A gibbon is a small primate native to expansive areas of Southeast Asia. Inhabiting tropical forests, various types of species are included in the gibbon family — Hylobatidae. The family was once separated into four separate groups, but is now part of four recognized genera that include Hylobates, Hoolock, Nomascus , and Symphalangus.
Due to their unique characteristics including the lack of a tail, the gibbon is part of the ape group known as lesser apes. Unlike the great apes, gibbons have more monkey-like features. Lesser apes have dense hair growth and are smaller in size than great apes such as gorillas. Their small size make gibbons the smallest group of the ape family.
The long arms, legs, hands, and feet of the gibbon contributes to its agile acrobatics in the overhead treetops. Their small stature, and ball and socket joints, afford gibbons masterful air locomotion, known as brachiation. Bounding from one branch to the other, gibbons can swing spans exceeding 40 feet (12 m). The gibbon’s size and agility also give it the ability to maneuver the forest’s canopies at speeds reaching 35 miles per hour (56 km/h).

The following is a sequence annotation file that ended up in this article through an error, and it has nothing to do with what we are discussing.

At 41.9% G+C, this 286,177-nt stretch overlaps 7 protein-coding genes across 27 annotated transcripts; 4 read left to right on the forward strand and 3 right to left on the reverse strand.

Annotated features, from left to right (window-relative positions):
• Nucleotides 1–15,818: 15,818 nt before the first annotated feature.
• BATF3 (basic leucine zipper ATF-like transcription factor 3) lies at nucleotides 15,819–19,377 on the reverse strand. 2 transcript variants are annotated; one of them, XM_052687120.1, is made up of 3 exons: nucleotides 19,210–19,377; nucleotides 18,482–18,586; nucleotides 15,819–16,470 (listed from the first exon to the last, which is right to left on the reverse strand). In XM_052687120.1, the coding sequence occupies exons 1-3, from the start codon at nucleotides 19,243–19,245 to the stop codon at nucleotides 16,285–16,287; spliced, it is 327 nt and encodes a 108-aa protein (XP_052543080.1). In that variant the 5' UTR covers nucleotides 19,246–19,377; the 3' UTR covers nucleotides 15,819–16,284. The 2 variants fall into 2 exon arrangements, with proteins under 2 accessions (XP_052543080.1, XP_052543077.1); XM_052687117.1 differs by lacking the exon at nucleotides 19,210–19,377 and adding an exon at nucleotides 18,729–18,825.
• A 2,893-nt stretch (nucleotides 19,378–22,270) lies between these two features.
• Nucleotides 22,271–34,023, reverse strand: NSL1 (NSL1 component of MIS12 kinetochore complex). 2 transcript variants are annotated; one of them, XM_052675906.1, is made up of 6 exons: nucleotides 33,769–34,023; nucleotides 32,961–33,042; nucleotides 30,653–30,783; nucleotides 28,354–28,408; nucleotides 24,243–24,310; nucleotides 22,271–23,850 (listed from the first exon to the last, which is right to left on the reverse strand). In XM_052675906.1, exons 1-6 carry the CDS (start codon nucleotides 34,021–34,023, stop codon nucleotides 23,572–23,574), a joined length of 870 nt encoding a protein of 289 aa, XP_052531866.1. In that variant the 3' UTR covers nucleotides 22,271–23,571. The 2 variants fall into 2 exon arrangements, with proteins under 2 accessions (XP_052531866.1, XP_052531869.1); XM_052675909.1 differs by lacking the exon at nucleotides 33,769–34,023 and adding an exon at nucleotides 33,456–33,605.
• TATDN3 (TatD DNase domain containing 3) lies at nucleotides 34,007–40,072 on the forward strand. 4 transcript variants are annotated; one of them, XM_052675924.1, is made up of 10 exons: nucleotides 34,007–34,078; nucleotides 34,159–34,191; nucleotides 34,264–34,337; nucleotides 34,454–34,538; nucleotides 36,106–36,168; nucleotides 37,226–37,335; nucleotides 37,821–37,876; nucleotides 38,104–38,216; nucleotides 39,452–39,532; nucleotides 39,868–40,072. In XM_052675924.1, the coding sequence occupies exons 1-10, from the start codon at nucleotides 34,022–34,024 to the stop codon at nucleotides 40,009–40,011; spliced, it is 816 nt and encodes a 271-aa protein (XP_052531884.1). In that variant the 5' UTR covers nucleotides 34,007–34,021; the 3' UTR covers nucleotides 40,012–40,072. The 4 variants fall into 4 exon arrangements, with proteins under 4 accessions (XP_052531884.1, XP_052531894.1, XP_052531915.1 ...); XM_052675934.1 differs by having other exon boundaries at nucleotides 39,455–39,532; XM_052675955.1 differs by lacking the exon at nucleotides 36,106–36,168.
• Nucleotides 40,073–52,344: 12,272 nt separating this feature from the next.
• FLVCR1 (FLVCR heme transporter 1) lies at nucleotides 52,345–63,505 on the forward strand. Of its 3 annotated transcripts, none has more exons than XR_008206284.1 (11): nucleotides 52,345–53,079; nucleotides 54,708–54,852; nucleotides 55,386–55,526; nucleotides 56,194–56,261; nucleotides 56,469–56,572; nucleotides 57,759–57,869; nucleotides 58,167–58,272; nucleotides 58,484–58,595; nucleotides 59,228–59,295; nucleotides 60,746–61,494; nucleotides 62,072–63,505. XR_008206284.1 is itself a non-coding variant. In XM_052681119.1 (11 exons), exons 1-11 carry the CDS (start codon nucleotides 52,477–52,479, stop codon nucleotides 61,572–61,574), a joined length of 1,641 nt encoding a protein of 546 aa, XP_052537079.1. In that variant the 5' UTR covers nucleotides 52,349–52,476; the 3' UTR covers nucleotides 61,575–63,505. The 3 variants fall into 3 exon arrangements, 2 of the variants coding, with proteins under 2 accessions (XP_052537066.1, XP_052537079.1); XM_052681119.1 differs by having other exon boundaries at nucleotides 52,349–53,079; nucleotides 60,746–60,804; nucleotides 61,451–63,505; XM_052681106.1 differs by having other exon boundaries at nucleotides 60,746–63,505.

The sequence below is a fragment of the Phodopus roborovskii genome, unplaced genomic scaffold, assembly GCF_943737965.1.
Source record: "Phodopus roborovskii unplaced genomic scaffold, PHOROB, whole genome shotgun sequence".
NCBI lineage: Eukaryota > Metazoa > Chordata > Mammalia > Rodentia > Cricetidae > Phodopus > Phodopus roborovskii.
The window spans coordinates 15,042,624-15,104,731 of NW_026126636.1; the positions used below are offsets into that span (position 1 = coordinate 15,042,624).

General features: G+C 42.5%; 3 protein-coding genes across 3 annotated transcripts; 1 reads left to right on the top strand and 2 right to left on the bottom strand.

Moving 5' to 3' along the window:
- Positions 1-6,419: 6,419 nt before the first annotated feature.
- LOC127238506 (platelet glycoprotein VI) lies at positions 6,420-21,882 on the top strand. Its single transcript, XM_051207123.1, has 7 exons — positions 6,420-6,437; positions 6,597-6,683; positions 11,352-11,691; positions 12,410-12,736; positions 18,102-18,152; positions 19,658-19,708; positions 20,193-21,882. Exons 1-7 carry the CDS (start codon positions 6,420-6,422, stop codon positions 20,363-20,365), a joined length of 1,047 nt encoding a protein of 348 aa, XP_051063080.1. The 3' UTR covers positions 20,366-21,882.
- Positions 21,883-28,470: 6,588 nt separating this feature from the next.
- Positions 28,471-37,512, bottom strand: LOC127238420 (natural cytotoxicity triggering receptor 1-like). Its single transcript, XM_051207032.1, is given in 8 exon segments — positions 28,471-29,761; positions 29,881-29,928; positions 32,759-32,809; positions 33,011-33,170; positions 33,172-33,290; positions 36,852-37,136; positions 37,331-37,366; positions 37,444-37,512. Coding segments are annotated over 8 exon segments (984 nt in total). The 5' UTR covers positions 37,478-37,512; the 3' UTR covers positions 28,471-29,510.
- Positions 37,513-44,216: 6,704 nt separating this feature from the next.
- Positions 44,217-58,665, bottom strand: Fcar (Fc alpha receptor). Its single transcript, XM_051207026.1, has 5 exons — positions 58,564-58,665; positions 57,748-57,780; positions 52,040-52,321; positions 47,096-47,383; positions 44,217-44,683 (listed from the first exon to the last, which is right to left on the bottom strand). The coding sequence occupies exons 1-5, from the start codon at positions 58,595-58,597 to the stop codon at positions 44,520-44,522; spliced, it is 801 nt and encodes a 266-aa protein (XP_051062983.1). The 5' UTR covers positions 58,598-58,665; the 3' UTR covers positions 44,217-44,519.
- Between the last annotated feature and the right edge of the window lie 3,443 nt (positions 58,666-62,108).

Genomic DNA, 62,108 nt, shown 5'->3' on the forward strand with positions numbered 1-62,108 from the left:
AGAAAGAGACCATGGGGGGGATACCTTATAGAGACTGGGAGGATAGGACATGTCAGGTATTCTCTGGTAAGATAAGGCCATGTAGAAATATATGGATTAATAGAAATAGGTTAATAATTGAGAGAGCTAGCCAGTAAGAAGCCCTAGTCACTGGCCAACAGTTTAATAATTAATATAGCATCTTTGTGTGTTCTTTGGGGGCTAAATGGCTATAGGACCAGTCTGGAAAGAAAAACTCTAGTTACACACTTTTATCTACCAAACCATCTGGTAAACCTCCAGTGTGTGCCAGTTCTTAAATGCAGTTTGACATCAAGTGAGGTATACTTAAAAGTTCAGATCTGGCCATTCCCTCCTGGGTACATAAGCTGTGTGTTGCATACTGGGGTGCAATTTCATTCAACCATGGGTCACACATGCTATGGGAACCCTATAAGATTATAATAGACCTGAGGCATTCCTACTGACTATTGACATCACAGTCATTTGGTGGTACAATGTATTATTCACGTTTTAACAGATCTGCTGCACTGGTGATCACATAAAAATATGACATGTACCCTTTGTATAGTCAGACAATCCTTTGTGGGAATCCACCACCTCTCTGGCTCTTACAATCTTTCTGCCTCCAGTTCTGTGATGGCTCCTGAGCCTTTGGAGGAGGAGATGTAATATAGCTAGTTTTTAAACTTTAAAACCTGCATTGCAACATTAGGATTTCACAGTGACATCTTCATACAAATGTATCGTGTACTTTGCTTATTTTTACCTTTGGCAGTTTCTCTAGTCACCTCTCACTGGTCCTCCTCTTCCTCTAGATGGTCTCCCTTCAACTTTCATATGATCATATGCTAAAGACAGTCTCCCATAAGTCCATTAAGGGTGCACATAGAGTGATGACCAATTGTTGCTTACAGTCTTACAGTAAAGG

Gibbons will vary in weight and height depending on the species. Small species, such as the white-handed gibbon, average 7 to 15 pounds (3 to 7 kg). The largest species, the siamang, can reach weights in excess of 20 pounds (9 kg). Gibbons average 15 to 25 inches (6 to 10 cm) in height with the exclusion of the siamang, which can exceed 30 inches (12 cm).
A majority of the gibbon’s diet consists of fruit and vegetation. It is not uncommon, however, for a gibbon to make a meal of small insects, birds, and bird eggs. Its acute ability in the overhead trees allow the gibbon to reach a variety of food sources.
Consisting of an adult male and female, and their young offspring, gibbons live in a territorial group that generally has no more than six or seven members. They are one of the very few primates that form monogamous pairs. Once the juveniles have reached maturity, they too will find a mate and create their own group. These family units will defend their boundaries vocally with amplified songs or theatrics of loud sounds unique to the gibbon.
Common to primates, gibbons are socially active within their groups. They are often seen grooming one another or sleeping together in the trees. Unlike the great apes, gibbons do not form nests for sleeping, but, rather, use branches to sleep either alone or with group members. In the wild, gibbons can reach 30 years in age, and can live roughly 10 years longer in captivity.